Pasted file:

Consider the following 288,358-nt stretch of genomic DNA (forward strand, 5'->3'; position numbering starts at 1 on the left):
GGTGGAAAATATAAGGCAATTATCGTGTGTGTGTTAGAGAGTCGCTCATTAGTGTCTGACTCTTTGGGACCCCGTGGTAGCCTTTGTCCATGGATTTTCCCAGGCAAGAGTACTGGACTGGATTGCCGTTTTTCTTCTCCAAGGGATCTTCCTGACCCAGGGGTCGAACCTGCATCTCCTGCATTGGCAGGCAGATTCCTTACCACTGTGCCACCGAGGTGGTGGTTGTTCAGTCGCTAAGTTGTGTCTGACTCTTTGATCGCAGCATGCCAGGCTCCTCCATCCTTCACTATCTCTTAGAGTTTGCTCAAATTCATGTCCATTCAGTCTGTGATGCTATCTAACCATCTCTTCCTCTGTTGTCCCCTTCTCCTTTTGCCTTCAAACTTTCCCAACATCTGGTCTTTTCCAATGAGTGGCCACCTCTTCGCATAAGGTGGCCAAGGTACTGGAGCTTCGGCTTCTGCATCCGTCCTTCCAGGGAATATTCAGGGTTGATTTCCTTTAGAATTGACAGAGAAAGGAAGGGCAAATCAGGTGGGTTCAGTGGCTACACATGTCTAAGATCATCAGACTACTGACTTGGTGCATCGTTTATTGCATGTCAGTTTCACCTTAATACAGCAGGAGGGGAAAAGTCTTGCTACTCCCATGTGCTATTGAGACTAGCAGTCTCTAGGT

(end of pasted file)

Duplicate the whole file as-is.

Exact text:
Consider the following 288,358-nt stretch of genomic DNA (forward strand, 5'->3'; position numbering starts at 1 on the left):
GGTGGAAAATATAAGGCAATTATCGTGTGTGTGTTAGAGAGTCGCTCATTAGTGTCTGACTCTTTGGGACCCCGTGGTAGCCTTTGTCCATGGATTTTCCCAGGCAAGAGTACTGGACTGGATTGCCGTTTTTCTTCTCCAAGGGATCTTCCTGACCCAGGGGTCGAACCTGCATCTCCTGCATTGGCAGGCAGATTCCTTACCACTGTGCCACCGAGGTGGTGGTTGTTCAGTCGCTAAGTTGTGTCTGACTCTTTGATCGCAGCATGCCAGGCTCCTCCATCCTTCACTATCTCTTAGAGTTTGCTCAAATTCATGTCCATTCAGTCTGTGATGCTATCTAACCATCTCTTCCTCTGTTGTCCCCTTCTCCTTTTGCCTTCAAACTTTCCCAACATCTGGTCTTTTCCAATGAGTGGCCACCTCTTCGCATAAGGTGGCCAAGGTACTGGAGCTTCGGCTTCTGCATCCGTCCTTCCAGGGAATATTCAGGGTTGATTTCCTTTAGAATTGACAGAGAAAGGAAGGGCAAATCAGGTGGGTTCAGTGGCTACACATGTCTAAGATCATCAGACTACTGACTTGGTGCATCGTTTATTGCATGTCAGTTTCACCTTAATACAGCAGGAGGGGAAAAGTCTTGCTACTCCCATGTGCTATTGAGACTAGCAGTCTCTAGGT